Flies for cold water

Spring is here! Håkan Karsnäser’s home waters are finally opening as the ice breaks. Here are some thoughts from Håkan on his favourite and most important flies for the early fishing.

It’s spring and here and there a little snow remains. The nights are still cold, but the spring sun is beginning to melt the snow. The ice is melting on the lakes and more and more water is opening to the flyfisher. It’s still cold enough that the fish aren’t terribly active yet and only fourage in short periods during the day. But if you know how to find the fish and which flies to use, you can still catch a rainbow or a brown trout on the still waters.

The key to success is spelled “soft materials” and marabou and zonker strips are obvious choices. When it comes to marabou the key is not to tie in too much. That will make the fibers stick together and a lot of mobility is lost. The same even goes for the length of the material used. If the tail is too long, the trout often strike short and only nibble at the tail.

A favourite for the early season is the well known Woolly Bugger. A fly that is always relevant for rainbow trout, but it is generally a very effective fly. There are a few tweaks that can make the fly even more effective for cold water and slow fish.

Instead of a cock hackle and a body of chenille, a hen hackle and dubbing makes a more mobile fly. The softer fibers of the hen hackle are much more mobile than the stiffer fibers on a cock hackle. Add to that a dubbed body, well picked out, and you have a very mobile trout. Both unweighted and weighted versions are good to have. The weighted Woolly Buggers do well, fished on a floating or intermediate line and a allowed to sink to the desired depth before they are retrieved. Long, slow pulls with a pause give the fly a jigging action in the water. The unweighted ones are best retrieved very slow, often with a hand twist. A long pause allows the fly to hover in the water.

A zonker is another favourite with its long wing/tail. Zonkers do well through the season – first and foremost a black zonker, which sometimes is very effective during spring, but in an orange version. Rabbit and mink are common materials for the zonker strips. The thinner the skin strip is, the more mobile the fly is. The long tail/wing needs a check every now and then when fishing, to make sure it’s not fouled around the hook bend.

A lineup of effective tadpoles in colorful versions is also a must have in the box.

A third important fly is a tadpole imitation. It’s really just a simplified Woolly Bugger tied on a shorter hook and without the palmer hackle. Instead of a front hackle of cock hackle or even hen hackle, Chickabou or marabou give a much more mobile fly.

Here’s a step-by-step instruction showing how I tie a Woolly Bugger for the early spring fishing. I always have pink, orange and white/chartreuse variants.

Softhackle Wolly Bugger

It is easy to vary the pattern by color, weight and size. In terms of color, pink and orange work especially well in early spring. If the water is slightly colored, the orange one works especially well. Then a white / chartreuse is nice to have if the water is a bit clearer and when the temperature has risen. As you can see in the pictures, I mix different shades in the same fly, which I think gives the fly a more colorful and vibrant movement.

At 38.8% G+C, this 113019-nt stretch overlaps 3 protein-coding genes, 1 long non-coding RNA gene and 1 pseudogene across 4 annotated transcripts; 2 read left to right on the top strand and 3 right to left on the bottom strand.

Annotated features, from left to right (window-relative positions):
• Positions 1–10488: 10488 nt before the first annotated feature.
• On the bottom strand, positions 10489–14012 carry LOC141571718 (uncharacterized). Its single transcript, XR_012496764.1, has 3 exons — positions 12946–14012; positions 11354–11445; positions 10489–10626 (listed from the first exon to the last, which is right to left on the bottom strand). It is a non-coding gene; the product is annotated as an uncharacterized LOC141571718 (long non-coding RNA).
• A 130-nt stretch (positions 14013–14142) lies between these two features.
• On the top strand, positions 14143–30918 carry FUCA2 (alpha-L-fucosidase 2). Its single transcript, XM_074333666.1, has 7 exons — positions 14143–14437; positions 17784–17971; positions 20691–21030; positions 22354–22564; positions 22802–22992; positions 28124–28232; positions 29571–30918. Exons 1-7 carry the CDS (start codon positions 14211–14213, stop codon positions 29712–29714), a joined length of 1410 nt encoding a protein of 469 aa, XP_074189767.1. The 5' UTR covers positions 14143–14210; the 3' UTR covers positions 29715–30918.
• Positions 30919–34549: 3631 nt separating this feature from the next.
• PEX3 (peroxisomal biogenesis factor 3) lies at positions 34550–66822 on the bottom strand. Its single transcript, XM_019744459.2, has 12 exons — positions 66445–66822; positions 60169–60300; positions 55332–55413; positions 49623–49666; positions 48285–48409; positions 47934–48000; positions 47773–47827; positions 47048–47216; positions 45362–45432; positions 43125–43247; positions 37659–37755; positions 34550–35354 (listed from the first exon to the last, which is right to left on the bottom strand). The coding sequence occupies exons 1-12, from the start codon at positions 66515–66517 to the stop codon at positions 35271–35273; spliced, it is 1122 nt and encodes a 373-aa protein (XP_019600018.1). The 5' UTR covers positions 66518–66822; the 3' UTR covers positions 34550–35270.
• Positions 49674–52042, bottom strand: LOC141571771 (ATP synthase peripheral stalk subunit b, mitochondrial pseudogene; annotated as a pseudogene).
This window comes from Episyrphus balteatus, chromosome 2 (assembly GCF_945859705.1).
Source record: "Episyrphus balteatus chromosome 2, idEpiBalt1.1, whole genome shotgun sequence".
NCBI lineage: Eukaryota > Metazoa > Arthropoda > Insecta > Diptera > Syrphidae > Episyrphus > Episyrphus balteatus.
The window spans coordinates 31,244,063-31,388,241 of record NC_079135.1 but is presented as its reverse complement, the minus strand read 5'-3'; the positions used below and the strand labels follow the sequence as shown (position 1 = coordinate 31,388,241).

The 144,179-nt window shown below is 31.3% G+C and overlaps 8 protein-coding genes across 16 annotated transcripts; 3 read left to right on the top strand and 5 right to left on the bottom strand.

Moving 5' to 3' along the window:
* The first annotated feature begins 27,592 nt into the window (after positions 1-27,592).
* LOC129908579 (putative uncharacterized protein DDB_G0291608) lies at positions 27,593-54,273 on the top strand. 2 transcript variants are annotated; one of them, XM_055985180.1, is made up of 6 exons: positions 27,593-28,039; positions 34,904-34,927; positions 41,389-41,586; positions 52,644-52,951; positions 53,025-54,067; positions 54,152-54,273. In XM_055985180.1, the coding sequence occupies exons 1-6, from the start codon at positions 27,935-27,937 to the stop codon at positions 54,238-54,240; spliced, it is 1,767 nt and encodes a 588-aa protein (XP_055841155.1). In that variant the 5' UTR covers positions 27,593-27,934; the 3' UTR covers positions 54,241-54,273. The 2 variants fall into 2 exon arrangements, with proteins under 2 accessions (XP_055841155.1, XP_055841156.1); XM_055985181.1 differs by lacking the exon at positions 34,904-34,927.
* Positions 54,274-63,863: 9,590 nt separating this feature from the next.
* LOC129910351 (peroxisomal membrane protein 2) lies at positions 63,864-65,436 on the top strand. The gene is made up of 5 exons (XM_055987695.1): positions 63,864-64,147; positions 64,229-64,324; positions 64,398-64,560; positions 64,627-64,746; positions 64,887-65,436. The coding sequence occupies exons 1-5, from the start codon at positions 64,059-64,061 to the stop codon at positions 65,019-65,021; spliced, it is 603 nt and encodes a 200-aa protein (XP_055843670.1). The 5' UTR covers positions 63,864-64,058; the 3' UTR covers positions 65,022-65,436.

Hook: Ahrex HR416 # 6-8
Thread: Fl. Orange 8/0
Weight: Leadfree wire
Tail: Marabou fibres
Body: Dubbing with a bit of flash, ex. Wooly Sparkle Dub, Spawn Simi Seal, Senyo’s Fusion Dubbing
Rib: Wire matching the body of the fly
Hackle: Softhackel or henhackel
Fronthackel: Like the bodyhackle, just in another color

Wrap a layer of lead-free wire over the hook shaft. You can use tungsten or brass ball as a head, but I find it easier to throw a fly without a weighting head.
Attach the wire and tie the weight to the hook.
Cut off a bunch of marabou and tie it in at the back of the hook.
Cut off a piece of wire and attach in front of the tail.
Wax the thread and add dubbing. Then wrap a rather rough body.
Attach a soft- or henhackle in front of the body.
Wrap the hackle backwards and attach it with the wire, which you then cross-wrap forward and attach behind the hook eye. Cut off the excess.
Brush up the hackle and body. Make sure that the dubbing fibers and hackle fibers are mixed properly.
Pick out another soft- or henhackle and attach the tip in front of the body. Wrap the hacklet 3-4 turns and fasten
Cut off the stem and shape a nice head. Finish with a whip finish and cut off the thread.
A pimped black Wooly Bugger. In this video we have the skilled danish fly-tier and fisherman Martin Votborg from #MinFlue behind the vise, tying his version of the all-time classic pattern, in a sligthly modified version


This fly I tie on a considerably smaller hook. Here I use a brass or tungsten bead to weigh down the fly. As a front hackle I use chickabou or even better, the soft feathers that are at the back of the softhackle skins. These feathers I extremely soft fibers and also thin stems, so that they are easy to wrap. I usually use a lighter shade for the tail and a darker one for hackle. For the body I use any dubbing in the same shade as the tail.

Hook: Ahrex Short Nymph FW562/563
Thread: Fl. Orange 8/0
Tail: Marabou fibres
Body: Dubbing
Hackle: Chickabou or softhackle
Head: Brass or tungstenbead